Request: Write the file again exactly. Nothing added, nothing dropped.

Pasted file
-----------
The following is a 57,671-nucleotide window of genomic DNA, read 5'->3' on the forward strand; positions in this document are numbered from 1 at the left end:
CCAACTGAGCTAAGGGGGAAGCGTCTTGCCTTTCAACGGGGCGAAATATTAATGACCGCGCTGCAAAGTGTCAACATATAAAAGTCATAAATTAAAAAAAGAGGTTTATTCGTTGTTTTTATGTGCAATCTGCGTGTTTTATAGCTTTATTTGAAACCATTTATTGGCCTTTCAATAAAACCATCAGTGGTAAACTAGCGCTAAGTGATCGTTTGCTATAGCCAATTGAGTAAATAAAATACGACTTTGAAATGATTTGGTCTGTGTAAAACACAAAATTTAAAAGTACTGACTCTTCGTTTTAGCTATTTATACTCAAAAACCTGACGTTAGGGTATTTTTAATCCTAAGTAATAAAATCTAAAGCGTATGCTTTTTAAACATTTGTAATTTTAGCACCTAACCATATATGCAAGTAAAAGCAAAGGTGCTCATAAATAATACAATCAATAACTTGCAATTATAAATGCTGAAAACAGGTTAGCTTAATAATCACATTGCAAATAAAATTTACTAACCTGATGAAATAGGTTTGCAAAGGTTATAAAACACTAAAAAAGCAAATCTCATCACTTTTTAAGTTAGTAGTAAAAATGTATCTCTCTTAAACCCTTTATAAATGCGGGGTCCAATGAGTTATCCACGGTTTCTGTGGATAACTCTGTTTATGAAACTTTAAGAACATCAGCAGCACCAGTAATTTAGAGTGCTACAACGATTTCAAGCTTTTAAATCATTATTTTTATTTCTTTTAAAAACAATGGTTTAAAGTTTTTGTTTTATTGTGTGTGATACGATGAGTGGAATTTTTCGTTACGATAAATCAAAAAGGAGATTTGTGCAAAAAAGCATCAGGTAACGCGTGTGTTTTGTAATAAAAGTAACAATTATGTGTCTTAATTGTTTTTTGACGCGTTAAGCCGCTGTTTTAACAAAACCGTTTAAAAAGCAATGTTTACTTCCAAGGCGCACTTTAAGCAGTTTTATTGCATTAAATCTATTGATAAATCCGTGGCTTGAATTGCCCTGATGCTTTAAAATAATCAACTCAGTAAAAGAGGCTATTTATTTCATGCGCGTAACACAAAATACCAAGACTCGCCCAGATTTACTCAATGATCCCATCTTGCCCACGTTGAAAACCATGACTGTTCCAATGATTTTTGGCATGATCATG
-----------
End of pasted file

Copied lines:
The following is a 57,671-nucleotide window of genomic DNA, read 5'->3' on the forward strand; positions in this document are numbered from 1 at the left end:
CCAACTGAGCTAAGGGGGAAGCGTCTTGCCTTTCAACGGGGCGAAATATTAATGACCGCGCTGCAAAGTGTCAACATATAAAAGTCATAAATTAAAAAAAGAGGTTTATTCGTTGTTTTTATGTGCAATCTGCGTGTTTTATAGCTTTATTTGAAACCATTTATTGGCCTTTCAATAAAACCATCAGTGGTAAACTAGCGCTAAGTGATCGTTTGCTATAGCCAATTGAGTAAATAAAATACGACTTTGAAATGATTTGGTCTGTGTAAAACACAAAATTTAAAAGTACTGACTCTTCGTTTTAGCTATTTATACTCAAAAACCTGACGTTAGGGTATTTTTAATCCTAAGTAATAAAATCTAAAGCGTATGCTTTTTAAACATTTGTAATTTTAGCACCTAACCATATATGCAAGTAAAAGCAAAGGTGCTCATAAATAATACAATCAATAACTTGCAATTATAAATGCTGAAAACAGGTTAGCTTAATAATCACATTGCAAATAAAATTTACTAACCTGATGAAATAGGTTTGCAAAGGTTATAAAACACTAAAAAAGCAAATCTCATCACTTTTTAAGTTAGTAGTAAAAATGTATCTCTCTTAAACCCTTTATAAATGCGGGGTCCAATGAGTTATCCACGGTTTCTGTGGATAACTCTGTTTATGAAACTTTAAGAACATCAGCAGCACCAGTAATTTAGAGTGCTACAACGATTTCAAGCTTTTAAATCATTATTTTTATTTCTTTTAAAAACAATGGTTTAAAGTTTTTGTTTTATTGTGTGTGATACGATGAGTGGAATTTTTCGTTACGATAAATCAAAAAGGAGATTTGTGCAAAAAAGCATCAGGTAACGCGTGTGTTTTGTAATAAAAGTAACAATTATGTGTCTTAATTGTTTTTTGACGCGTTAAGCCGCTGTTTTAACAAAACCGTTTAAAAAGCAATGTTTACTTCCAAGGCGCACTTTAAGCAGTTTTATTGCATTAAATCTATTGATAAATCCGTGGCTTGAATTGCCCTGATGCTTTAAAATAATCAACTCAGTAAAAGAGGCTATTTATTTCATGCGCGTAACACAAAATACCAAGACTCGCCCAGATTTACTCAATGATCCCATCTTGCCCACGTTGAAAACCATGACTGTTCCAATGATTTTTGGCATGATCATG